A (Screening) Room of One’s Own: U.S. in Progress, Part Two
The central metaphor of Virginia Woolf’s A Room of One’s Own, as I remember it, is the university; she talks about the vast number of people who participate in its creation – from those who fund & design it to those who actually build it – the result of which is a single (male) student being able to sit and write. Woolf’s point is to illuminate the gendered nature of the systems and structures on which scholarship is built, but the scale of resources that go into the screening of any one film – especially one overseas, in the context of a well-organized festival, with representatives from prominent European festivals and distribution companies in attendance – is a thing of wonder.
As concisely as I can summarize: there are six independent American films in the U.S. in Progress program, which itself is a sidebar of the American Film Festival in Wroclaw. U.S. in Progress is the brainchild of Adeline Monzier, with support from the board of the American Film Festival as well as countless individuals, most prominently from my vantage, Jan Naszewski and Ula Sniegowska. Adeline, who is based in New York and with whom I shared a flight (and a not un-terrifying aborted landing) from Munich, is the manager of Paris-based Europa Distribution, a not-for-profit network of over a hundred European distributors.
Impressive in the abstract, more impressive in reality. I got to the hotel midday on Wednesday. We then met up with all the participants (filmmakers, distributors, sales agents, buyers: about 25 people) for a brief introduction and orientation. As you can see in the brochure, this included some very consequential individuals and entities. The orientation session more of less left everyone on a first-name basis while also giving us Americans a working knowledge of European distribution. For an American filmmaker interested in the European market, it was an astonishing advance in de-mystifying the process.
Then we got underway in ernest. We watched four films on Thursday, ours being the first, and two films on Friday morning. As all six films are in some stage of post production, and as the screenings were not public, the audience consisted entirely of filmmakers and industry: an intimidating energy, to say the least. It’s a big thing to show your work. And it is a difficult thing to not squirm in your seat as you do so. If I could choose one word to sum up how I felt immediately following the screening of my film, it would be naked. Sometimes humiliatingly so, sometimes beautifully so. But my film – as all the films – played well. I am so tempted to say more about each film, but etiquette requires silence until the films are public. Suffice it to say that we were honored to be in the company of such remarkable work and such promising talent. Friday afternoon we underwent three punishing hours of speed dating; ten minutes with each of the attending industry reps. As with dating, distribution is much less about adequacy as it is about fit. But sometimes those things are not easy to tell apart.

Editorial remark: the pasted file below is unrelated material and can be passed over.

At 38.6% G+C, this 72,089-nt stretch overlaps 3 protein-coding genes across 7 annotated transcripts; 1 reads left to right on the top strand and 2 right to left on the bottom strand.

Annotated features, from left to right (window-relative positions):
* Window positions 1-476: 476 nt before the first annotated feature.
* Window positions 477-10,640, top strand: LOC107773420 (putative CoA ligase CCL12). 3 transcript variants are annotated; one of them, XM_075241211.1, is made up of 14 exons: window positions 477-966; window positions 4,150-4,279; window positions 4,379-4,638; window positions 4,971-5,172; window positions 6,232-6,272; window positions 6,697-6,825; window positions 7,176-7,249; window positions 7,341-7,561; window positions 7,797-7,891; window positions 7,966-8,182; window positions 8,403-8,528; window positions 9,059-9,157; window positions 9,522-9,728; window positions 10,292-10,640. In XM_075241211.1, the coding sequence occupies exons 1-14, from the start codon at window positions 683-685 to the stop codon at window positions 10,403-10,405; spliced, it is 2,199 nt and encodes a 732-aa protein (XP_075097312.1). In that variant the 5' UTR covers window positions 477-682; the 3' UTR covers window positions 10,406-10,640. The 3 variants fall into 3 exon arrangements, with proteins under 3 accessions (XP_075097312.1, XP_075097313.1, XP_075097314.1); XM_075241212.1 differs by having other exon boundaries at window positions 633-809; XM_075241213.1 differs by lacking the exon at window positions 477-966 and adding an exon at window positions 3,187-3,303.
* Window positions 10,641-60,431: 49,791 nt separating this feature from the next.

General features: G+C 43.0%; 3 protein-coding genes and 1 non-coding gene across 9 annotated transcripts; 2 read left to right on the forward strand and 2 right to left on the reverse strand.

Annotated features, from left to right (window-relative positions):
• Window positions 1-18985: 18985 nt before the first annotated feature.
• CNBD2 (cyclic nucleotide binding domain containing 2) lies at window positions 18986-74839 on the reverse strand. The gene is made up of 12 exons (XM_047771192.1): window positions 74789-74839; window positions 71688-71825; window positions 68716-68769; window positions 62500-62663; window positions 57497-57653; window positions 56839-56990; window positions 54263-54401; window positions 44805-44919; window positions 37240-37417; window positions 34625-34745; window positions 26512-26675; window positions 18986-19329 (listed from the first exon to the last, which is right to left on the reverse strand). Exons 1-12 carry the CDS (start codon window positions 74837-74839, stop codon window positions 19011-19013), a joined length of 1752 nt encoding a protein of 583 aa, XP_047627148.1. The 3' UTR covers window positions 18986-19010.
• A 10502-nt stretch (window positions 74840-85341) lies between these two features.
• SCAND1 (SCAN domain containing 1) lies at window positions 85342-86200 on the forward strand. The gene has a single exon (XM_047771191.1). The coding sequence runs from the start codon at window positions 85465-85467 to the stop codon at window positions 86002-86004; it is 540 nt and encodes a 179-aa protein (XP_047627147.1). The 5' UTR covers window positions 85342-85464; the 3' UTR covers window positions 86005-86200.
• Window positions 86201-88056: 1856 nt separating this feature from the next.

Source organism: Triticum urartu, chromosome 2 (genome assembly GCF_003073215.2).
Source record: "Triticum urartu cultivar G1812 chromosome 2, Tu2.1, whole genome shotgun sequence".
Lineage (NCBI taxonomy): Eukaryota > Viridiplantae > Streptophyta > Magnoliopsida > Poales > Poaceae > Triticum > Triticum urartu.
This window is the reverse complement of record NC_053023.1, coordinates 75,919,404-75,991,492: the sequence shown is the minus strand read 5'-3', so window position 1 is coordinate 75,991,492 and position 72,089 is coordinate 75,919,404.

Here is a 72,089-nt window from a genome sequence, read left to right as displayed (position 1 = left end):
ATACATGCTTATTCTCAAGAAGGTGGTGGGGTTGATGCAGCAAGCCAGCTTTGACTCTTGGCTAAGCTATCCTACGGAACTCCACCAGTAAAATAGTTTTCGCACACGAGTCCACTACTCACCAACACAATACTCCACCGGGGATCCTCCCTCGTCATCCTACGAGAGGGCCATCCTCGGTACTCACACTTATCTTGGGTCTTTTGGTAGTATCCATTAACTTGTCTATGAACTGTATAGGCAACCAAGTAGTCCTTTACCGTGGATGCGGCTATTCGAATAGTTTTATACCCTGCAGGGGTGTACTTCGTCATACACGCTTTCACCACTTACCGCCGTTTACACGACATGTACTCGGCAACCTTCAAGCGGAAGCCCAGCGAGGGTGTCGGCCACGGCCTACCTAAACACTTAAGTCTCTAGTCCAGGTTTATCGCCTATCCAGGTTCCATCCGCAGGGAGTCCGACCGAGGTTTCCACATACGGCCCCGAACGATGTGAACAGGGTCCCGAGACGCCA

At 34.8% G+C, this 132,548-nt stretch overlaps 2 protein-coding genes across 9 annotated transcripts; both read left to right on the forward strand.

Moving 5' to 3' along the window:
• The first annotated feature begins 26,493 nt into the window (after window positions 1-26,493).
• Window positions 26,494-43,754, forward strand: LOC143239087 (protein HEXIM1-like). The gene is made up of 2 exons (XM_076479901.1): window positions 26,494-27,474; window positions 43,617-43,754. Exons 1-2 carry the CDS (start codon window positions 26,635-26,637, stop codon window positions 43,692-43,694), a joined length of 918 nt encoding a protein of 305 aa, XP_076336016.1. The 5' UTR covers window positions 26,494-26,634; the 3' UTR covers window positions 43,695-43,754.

Then – pockets stuffed with business cards – we convened for the awards dinner. I don’t know if it speaks to the quality of the films or to the nurturing nature of the jury and organizers, but the awards – a buffet of post production and distribution services – were spread across five of the films. Not to say the spoils were distributed equally – no, deservedly, the big winner was Daniel Patrick Carbone’s Hide Your Smiling Faces – but everyone left with something. What about me, you ask? We won the opportunity to work with Maciej Zielinski, one of Poland’s leading composers.
In an attempt to bring my metaphor full circle, on Thursday morning a handful of my peers and a couple dozen industry professionals got together in Wroclaw, Poland, to watch my film. Attempting to quantify everything that made that possible – from the actual production of the film to the ridiculous thing that is air travel and from those who organize and fund the US in Progress initiative to the festival volunteer that drove me to and from the airport – is simply futile, almost as futile as attempting to quantify the depth of gratitude it conjures inside me.